Friday, November 6, 2009

Halloween Redux

Bizarro is brought to you today by Belated Holidays.

Since I post my cartoons about a week after they appear, these cartoons from Halloween weekend seem conspicuously tardy. So just pretend you're reading them a week ago and you're putting the finishing touches on your Shrek costume in today's blog.

I love love love the Sleepy Hollow gag and wish I'd written it. But, alas, it came from my good friend Richard Cabeza (funniest spanglish name ever). He can be a real genius sometimes, and at this very moment his wife is expecting a baby or some reasonable facsimile. Thanks for the gag, Dick, and good luck to all involved with that baby business.

The Frankenstein gag is okay, I guess. I'm not crazy about it, but it's a good picture and has a monster theme. I've done some better Frankenstein gags in the past, which if I had any kind of reasonable filing system I'd be able to show you a few now. I hate myself sometimes.

In case you didn't know, Sleepy Hollow is a real town beside the Hudson River just north of New York City. Washington Irving wrote a lot about New York City and the surrounding areas, he popularized usage of the term "Knickerbocker" for New Yorkers and is also responsible for the myths about Manhattan being bought from the Indians for twenty-something dollars and a handful of trinkets, as well as the one about Christopher Columbus trying to prove the world was round. Both appeared in Washington's works of fiction but eventually were incorporated into elementary school history classes.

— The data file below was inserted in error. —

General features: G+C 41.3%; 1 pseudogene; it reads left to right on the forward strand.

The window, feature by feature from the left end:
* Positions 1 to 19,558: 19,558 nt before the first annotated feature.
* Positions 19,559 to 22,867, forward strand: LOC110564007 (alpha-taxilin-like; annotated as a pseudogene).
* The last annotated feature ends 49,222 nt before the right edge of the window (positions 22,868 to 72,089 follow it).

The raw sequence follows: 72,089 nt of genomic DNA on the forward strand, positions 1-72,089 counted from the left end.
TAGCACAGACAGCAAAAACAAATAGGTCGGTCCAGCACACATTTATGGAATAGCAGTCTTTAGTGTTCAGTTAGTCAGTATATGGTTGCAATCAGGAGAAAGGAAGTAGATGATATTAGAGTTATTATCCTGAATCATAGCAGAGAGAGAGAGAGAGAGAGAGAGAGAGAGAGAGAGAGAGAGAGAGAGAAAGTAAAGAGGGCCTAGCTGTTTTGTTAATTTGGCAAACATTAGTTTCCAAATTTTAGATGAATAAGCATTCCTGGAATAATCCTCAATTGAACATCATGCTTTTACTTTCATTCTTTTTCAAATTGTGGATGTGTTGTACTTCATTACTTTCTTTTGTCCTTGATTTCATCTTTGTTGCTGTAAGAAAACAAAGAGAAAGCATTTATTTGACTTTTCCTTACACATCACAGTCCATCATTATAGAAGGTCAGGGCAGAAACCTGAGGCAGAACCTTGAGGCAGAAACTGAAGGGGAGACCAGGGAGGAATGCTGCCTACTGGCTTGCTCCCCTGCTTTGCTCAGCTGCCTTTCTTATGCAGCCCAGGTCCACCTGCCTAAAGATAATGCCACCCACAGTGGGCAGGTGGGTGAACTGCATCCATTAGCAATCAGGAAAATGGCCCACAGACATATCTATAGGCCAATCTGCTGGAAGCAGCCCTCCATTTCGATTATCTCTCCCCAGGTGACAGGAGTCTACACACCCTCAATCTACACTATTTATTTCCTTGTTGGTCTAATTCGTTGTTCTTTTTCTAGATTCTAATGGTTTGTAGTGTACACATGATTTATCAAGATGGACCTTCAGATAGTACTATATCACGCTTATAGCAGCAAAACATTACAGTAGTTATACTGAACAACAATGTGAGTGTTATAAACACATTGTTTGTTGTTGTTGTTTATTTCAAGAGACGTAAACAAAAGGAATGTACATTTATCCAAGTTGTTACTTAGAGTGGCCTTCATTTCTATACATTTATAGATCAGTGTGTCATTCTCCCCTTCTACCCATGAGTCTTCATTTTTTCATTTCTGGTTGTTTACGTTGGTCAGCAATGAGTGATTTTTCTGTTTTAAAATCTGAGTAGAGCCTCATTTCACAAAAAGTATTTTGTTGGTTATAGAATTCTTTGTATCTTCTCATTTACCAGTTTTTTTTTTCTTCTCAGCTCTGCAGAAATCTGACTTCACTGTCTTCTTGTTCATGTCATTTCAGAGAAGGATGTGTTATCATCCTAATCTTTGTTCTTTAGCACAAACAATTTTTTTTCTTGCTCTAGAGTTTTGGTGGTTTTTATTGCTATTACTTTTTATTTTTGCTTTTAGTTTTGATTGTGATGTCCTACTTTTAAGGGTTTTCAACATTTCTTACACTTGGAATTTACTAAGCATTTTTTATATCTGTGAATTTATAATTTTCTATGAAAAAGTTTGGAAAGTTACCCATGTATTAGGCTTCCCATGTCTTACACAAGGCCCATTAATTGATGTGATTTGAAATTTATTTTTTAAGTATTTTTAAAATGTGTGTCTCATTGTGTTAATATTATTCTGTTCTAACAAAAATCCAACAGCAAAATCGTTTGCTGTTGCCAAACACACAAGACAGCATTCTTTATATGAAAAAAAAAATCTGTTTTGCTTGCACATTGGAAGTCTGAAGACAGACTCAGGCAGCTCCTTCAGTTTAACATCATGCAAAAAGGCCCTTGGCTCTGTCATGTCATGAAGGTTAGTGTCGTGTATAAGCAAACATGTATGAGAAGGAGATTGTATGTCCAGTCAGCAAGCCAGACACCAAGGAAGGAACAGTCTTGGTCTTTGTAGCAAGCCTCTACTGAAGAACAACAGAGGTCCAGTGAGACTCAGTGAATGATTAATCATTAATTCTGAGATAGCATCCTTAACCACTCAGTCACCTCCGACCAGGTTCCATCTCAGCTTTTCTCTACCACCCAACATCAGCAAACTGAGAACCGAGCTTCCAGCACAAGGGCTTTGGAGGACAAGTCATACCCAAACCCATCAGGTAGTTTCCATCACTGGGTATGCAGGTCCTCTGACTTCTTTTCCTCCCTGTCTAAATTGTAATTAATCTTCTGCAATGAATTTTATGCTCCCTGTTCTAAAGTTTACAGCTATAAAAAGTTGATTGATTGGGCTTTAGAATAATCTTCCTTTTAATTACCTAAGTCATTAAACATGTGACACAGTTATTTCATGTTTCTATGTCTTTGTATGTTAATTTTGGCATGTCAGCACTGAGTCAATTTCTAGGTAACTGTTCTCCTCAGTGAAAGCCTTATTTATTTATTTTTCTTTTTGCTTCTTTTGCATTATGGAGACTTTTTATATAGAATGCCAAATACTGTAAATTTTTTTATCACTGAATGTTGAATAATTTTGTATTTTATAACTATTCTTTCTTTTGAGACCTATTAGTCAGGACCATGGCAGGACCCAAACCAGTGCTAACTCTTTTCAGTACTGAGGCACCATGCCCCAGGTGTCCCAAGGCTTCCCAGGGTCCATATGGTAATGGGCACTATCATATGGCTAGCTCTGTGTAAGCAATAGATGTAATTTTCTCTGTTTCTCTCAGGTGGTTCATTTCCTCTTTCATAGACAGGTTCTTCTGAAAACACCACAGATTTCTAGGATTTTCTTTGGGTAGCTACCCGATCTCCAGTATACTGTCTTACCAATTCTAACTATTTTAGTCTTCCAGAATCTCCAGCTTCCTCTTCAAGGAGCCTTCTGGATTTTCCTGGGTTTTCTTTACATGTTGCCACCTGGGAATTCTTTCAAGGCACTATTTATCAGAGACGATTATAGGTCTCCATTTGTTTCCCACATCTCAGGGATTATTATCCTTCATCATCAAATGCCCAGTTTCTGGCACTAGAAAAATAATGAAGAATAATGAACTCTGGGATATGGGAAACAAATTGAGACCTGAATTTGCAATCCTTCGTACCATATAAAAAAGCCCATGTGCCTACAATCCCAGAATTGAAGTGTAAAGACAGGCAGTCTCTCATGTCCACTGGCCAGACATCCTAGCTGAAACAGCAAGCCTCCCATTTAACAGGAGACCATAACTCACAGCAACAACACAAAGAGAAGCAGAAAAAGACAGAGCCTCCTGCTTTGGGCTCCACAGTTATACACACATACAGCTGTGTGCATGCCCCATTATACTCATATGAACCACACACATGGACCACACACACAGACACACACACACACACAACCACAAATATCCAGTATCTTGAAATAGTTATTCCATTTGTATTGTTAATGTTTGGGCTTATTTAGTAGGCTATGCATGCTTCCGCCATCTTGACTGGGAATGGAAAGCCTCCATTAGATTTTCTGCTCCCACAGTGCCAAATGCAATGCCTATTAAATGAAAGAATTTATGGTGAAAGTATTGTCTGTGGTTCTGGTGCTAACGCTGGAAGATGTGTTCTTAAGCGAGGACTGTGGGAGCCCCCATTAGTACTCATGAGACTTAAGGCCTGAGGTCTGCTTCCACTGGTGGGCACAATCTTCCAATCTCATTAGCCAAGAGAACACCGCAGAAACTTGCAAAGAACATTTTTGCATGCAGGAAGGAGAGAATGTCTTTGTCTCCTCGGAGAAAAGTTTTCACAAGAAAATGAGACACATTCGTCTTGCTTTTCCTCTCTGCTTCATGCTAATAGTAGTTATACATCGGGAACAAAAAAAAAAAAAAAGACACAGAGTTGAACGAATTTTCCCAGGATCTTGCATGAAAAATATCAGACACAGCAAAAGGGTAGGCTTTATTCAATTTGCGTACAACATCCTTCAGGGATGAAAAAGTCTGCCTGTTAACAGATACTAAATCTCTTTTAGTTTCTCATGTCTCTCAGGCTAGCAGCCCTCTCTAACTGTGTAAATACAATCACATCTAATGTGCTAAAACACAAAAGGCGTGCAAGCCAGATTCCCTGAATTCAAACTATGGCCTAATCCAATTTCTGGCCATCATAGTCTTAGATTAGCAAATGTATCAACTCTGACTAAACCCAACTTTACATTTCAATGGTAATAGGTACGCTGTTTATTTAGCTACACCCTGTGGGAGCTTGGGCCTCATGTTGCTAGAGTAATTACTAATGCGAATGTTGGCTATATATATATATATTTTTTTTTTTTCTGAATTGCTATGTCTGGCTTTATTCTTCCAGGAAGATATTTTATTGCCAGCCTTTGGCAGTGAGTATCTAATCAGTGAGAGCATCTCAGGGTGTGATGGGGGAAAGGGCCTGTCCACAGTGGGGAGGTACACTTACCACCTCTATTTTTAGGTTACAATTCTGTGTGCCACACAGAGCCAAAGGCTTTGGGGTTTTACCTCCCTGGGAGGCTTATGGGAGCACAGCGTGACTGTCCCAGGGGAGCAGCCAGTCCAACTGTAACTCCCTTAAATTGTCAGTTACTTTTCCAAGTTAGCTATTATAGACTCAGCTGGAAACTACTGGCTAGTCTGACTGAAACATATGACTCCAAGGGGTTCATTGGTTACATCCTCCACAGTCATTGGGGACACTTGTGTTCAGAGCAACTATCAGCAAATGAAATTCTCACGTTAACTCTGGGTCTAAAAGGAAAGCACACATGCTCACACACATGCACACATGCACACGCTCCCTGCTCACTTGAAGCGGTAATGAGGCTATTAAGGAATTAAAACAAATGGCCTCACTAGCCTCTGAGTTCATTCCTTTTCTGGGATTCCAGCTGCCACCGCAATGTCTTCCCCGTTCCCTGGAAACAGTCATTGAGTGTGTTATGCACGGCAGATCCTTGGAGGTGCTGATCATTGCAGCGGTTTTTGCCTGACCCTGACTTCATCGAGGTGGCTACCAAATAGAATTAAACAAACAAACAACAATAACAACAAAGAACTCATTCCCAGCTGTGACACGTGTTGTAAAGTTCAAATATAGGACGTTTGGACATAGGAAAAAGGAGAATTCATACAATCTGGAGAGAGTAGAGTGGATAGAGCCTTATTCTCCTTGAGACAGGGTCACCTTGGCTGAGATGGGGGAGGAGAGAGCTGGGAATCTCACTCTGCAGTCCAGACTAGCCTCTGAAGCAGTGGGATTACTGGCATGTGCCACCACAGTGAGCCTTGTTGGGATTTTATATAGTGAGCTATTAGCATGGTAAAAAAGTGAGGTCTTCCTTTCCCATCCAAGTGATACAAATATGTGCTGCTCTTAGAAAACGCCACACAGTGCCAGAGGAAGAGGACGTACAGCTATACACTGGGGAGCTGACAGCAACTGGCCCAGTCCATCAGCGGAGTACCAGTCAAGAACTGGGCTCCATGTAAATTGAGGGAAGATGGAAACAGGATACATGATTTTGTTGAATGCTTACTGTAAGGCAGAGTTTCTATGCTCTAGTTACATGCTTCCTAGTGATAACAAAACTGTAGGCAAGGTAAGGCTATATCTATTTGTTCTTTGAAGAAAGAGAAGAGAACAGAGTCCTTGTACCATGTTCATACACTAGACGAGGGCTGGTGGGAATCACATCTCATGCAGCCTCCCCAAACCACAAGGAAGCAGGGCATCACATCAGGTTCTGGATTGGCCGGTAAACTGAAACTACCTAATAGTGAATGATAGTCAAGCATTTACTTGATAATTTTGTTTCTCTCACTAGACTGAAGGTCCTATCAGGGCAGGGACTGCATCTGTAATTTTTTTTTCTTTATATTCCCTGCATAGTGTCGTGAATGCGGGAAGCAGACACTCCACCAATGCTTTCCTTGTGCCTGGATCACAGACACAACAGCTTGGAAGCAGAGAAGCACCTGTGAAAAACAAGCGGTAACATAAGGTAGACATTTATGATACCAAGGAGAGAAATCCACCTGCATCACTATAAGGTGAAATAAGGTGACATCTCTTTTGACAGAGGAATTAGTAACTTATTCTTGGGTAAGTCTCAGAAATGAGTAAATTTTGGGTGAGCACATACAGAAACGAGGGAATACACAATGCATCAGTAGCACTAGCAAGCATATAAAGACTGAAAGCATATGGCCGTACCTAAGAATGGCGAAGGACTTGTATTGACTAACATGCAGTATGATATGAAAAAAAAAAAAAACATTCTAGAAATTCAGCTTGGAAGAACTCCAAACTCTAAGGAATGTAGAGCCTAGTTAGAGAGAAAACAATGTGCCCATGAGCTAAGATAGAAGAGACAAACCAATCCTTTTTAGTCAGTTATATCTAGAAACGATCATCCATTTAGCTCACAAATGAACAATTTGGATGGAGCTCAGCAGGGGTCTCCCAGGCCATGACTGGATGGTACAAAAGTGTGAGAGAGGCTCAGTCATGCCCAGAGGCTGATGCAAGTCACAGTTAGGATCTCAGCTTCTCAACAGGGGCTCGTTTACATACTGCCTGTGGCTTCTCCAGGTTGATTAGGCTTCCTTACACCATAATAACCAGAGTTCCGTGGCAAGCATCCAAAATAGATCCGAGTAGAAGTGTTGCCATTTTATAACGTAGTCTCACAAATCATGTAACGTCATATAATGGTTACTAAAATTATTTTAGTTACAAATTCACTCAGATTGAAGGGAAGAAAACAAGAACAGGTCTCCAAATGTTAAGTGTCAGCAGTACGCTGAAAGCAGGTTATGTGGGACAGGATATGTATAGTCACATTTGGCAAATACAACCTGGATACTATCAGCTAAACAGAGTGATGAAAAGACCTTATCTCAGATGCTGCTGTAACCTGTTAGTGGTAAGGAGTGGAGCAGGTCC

ojeano said...

I like the Frankenstein's Monster's foot asleep joke a lot.

In other news: ...Richard Cabeza... ha ha ha ha...

ebilucy said...

Washington Irving also is the person most responsible for reviving the holiday of Christmas. In his Knickerbocker stories, he told how the old-timers would celebrate the holiday, with Santa Claus, etc. And it became a fad, then a tradition. Before this, December 25th was just another religious holiday, not the major blowout it is now.

Anonymous said...

I had no idea Washington Irving had such an impact on our culture! Thanks for the lesson.